Video games, contributors to Rhetoric/Composition/Play assume, can be not only productive to play, but can greatly enhance learning - specifically reading, writing, and critical thinking - in myriad ways. The collection explores games as rhetorical objects, as texts equally as sophisticated as their media counterparts (films and books), and as foundations on which a classroom curriculum can be built. Scholars in this volume investigate video games' theoretical and applied dimensions, offering innovative ways to enhance composition-rhetoric scholarship and teaching through the study of games, gamers, and gaming culture.
Richard Colby is a Lecturer in the award-winning University of Denver (USA) Writing Program. He co-edited a special issue of the journal Computers and Composition Online on gaming and composition with Rebekah Shultz Colby, to which he also contributed brief interviews with notable game designers on their perspectives about the intersections between gaming and writing. He also co-wrote an article with Rebekah Shultz Colby for Computers and Composition on a writing and research course using World of Warcraft. He teaches courses on the rhetoric of games and disciplinary research using gaming spaces.
Rebekah Shultz Colby co-edited a special issue about games with Richard Colby that appeared in Computers and Composition Online. Also with Richard Colby, she co-authored an article about using World of Warcraft to teach disciplinary research writing for Computers and Composition and has recently written an article about how gaming pedagogy impacts female students for Computers and Composition Online. She has written about visual rhetoric for Kairos and gaming pedagogy for College Composition and Communication. She teaches courses that use games to teach rhetoric and disciplinary writing at the University of Denver, USA.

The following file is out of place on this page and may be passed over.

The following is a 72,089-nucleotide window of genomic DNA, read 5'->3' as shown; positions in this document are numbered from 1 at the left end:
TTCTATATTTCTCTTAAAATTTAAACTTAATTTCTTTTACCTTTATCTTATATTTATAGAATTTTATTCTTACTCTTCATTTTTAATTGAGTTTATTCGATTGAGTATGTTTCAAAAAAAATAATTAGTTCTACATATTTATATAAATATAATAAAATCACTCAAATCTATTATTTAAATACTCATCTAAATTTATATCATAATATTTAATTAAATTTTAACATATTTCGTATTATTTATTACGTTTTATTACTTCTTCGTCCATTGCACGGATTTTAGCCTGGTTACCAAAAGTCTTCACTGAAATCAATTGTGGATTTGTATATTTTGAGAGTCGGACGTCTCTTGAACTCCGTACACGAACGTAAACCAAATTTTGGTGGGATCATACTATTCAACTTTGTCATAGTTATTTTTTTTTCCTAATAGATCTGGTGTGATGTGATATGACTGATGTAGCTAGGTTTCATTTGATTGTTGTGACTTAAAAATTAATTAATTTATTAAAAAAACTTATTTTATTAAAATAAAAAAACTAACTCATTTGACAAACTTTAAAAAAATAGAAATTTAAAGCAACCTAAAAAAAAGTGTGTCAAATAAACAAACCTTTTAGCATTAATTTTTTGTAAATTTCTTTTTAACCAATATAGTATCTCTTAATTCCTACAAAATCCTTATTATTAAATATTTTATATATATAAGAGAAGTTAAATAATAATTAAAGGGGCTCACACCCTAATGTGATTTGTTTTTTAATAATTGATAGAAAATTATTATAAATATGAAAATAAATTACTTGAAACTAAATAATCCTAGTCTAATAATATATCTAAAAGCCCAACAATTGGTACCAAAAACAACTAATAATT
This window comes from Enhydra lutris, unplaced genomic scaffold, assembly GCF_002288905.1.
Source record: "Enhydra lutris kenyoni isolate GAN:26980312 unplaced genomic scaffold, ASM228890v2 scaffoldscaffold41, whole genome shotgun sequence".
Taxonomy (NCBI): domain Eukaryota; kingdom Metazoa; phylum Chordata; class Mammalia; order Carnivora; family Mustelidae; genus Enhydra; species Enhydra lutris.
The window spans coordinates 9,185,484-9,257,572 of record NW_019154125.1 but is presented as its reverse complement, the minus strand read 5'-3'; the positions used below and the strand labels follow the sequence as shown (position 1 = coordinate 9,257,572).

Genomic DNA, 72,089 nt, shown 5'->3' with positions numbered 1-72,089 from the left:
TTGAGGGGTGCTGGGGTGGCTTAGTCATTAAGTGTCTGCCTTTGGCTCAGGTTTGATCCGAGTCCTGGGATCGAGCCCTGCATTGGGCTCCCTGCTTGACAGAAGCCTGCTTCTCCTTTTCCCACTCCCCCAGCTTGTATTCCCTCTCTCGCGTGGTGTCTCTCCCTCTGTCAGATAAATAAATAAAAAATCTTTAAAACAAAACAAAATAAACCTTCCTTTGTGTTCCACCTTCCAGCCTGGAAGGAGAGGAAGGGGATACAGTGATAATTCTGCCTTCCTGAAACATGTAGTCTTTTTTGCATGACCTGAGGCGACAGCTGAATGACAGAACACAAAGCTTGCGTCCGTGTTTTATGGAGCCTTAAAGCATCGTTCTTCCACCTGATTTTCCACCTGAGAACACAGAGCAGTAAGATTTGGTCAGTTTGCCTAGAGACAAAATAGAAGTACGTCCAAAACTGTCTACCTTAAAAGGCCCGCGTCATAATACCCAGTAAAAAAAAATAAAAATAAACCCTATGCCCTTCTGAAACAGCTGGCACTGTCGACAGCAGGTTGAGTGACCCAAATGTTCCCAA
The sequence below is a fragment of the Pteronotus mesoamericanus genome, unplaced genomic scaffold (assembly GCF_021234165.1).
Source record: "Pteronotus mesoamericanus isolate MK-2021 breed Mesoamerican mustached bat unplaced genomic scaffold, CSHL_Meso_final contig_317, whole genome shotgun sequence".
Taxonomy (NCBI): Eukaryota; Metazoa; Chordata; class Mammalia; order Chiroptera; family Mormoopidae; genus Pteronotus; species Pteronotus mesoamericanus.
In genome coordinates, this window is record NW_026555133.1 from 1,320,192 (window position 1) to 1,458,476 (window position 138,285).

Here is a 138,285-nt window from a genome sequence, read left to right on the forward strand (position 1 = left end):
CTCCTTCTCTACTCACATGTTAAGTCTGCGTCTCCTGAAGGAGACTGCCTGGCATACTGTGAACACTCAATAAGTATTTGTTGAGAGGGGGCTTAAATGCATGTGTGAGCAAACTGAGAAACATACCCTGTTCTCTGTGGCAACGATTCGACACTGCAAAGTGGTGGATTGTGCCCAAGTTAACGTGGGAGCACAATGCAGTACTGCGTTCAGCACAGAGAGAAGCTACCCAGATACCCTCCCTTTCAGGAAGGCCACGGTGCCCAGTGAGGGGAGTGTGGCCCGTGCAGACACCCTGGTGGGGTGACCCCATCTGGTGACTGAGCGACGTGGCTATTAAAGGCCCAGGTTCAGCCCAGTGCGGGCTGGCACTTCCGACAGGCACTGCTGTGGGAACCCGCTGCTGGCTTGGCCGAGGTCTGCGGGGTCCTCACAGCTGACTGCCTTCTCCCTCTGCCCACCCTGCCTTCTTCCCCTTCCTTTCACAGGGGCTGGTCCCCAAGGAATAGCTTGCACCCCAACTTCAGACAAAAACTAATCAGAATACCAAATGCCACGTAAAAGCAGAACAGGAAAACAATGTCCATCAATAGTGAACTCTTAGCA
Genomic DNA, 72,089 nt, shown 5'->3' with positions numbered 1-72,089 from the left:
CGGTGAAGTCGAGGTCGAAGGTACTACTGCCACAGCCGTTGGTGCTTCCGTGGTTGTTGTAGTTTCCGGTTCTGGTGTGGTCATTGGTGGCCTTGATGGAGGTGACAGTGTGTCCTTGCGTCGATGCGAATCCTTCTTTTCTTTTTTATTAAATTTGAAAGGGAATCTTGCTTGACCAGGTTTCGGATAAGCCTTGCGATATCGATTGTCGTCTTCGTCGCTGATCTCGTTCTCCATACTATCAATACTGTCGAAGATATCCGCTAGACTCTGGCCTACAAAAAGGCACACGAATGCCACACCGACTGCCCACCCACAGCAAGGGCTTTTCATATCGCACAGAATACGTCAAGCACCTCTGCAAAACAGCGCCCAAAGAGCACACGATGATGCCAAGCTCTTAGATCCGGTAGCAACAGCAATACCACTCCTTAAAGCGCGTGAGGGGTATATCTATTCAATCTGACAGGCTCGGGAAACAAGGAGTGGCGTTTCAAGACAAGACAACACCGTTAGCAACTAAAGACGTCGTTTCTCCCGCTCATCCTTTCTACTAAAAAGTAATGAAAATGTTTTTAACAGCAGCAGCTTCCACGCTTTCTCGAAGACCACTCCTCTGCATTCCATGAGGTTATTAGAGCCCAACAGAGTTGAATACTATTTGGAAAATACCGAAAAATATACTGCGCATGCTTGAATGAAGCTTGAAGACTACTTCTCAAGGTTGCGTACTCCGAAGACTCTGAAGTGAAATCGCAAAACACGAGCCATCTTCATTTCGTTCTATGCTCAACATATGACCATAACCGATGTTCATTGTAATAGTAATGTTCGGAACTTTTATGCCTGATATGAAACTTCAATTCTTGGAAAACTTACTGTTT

Matthew S. S. Johnson is Associate Professor, Director of Expository Writing, and rhetoric-composition specialist at Southern Illinois University Edwardsville, USA. His academic interests include composition and rhetorical theory, writing pedagogy, and digital/electronic literacies. He has published about composition and game studies in the journal Dichtung Digital and the collections composing(media) = composing(embodiment), Writing and the Digital Generation, From Hip-Hop to Hyperlinks, and TechKnowledgies. He also guest-edited a special issue of Computers & Composition with Pilar Lacasa ('Reading Games: Composition, Literacy, and Video Gaming'). His shorter pieces on games and media pedagogy have appeared in College Composition and Communication and College English. He is currently co-writing a first-year composition textbook (On Composition) with Heather G. S. Johnson, and serves as Reviews Editor for the Journal of Gaming and Virtual Worlds.